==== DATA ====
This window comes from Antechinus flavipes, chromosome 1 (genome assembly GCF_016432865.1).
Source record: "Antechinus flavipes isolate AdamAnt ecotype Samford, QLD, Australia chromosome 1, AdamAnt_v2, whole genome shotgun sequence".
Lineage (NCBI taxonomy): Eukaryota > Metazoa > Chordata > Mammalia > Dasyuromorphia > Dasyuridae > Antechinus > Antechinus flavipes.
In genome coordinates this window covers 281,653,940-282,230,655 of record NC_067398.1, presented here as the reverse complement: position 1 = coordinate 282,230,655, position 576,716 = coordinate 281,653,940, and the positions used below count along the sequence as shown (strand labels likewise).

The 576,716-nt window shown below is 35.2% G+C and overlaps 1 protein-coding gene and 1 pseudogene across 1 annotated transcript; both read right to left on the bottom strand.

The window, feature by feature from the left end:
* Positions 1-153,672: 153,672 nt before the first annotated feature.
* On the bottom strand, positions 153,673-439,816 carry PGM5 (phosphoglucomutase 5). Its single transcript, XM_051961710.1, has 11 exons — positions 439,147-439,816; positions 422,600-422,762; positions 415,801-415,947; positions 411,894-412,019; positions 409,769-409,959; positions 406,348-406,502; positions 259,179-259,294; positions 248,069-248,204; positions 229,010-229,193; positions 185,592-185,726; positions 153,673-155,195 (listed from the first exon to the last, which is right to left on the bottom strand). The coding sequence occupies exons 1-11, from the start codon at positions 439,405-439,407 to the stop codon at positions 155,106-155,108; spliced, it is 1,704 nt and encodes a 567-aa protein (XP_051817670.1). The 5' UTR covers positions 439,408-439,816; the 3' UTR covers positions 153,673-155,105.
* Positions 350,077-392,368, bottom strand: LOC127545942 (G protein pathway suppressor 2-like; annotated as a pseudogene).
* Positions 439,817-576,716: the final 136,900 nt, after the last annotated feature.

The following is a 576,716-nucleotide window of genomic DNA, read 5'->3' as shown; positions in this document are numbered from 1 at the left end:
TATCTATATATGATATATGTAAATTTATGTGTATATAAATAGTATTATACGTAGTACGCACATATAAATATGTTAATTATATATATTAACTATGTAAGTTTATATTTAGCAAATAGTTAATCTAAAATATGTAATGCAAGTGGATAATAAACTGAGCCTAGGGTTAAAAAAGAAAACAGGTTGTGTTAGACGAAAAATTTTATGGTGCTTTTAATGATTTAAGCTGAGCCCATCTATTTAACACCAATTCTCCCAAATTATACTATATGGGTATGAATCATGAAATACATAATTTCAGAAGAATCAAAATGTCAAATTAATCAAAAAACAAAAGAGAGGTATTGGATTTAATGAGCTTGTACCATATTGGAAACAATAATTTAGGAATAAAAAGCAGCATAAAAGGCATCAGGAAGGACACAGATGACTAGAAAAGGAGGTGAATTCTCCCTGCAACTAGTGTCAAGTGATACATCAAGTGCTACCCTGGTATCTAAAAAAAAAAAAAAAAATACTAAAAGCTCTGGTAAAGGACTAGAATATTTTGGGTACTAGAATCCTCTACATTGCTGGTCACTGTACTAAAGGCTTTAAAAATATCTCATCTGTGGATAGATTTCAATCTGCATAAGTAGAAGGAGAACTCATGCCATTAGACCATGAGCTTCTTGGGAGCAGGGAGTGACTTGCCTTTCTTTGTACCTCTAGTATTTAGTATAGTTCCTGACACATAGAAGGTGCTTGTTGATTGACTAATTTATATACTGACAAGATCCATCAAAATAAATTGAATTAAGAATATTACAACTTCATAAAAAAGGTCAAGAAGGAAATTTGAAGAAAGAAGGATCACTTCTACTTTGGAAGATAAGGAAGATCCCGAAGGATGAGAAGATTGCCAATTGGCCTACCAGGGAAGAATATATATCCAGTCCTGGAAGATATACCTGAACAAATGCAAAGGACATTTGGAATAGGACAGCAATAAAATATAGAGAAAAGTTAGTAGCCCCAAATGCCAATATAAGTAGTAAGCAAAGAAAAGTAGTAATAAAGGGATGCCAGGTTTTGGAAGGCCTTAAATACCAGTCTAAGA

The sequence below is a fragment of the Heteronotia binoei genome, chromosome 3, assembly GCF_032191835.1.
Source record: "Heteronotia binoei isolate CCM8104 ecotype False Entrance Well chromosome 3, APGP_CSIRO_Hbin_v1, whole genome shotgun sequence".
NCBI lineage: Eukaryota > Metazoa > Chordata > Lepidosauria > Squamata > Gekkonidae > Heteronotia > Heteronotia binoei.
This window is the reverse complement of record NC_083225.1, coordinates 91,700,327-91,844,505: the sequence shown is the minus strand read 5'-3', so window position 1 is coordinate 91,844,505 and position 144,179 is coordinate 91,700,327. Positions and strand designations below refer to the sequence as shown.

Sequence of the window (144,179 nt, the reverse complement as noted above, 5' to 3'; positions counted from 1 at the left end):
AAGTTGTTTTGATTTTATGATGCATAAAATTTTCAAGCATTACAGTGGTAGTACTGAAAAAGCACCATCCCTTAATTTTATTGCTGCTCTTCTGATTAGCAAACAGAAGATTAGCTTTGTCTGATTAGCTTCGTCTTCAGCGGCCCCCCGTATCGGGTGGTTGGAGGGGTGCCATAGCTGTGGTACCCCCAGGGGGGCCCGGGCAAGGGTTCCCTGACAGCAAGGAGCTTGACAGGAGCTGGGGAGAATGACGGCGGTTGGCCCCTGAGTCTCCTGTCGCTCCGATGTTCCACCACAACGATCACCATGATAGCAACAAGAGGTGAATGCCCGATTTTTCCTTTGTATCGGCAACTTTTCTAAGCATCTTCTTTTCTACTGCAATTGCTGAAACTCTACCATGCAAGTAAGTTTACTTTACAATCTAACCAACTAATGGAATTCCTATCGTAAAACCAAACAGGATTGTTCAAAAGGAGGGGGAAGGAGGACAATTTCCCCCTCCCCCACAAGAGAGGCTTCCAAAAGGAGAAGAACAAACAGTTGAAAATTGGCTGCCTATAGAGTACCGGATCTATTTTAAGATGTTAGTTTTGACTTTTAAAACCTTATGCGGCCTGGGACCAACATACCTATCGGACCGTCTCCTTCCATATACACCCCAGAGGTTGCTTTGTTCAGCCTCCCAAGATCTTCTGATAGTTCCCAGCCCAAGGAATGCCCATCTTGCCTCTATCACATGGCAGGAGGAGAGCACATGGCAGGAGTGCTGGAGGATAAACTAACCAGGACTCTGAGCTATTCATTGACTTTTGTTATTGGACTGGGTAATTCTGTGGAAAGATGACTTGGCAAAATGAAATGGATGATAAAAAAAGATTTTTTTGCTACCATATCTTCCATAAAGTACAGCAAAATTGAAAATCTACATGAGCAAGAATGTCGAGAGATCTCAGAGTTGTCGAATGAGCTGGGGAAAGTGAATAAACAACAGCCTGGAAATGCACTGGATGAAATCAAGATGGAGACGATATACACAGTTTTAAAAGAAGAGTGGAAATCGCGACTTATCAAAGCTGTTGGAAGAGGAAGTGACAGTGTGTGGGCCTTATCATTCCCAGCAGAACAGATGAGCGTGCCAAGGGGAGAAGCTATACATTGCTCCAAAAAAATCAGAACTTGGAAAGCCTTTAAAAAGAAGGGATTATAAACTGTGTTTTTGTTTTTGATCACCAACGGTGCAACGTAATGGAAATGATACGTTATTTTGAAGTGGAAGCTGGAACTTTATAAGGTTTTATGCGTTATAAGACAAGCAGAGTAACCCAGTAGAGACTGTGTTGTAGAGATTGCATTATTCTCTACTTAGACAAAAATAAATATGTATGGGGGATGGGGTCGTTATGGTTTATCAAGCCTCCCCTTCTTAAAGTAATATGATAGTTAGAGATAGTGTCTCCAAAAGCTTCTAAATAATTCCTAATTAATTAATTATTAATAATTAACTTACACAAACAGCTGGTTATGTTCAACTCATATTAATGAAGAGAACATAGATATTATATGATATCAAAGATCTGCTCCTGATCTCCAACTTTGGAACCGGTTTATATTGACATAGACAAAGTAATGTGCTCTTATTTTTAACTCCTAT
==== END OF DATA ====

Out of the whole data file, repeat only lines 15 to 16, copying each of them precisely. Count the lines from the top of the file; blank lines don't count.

NCBI lineage: Eukaryota > Metazoa > Chordata > Lepidosauria > Squamata > Gekkonidae > Heteronotia > Heteronotia binoei.
This window is the reverse complement of record NC_083225.1, coordinates 91,700,327-91,844,505: the sequence shown is the minus strand read 5'-3', so window position 1 is coordinate 91,844,505 and position 144,179 is coordinate 91,700,327. Positions and strand designations below refer to the sequence as shown.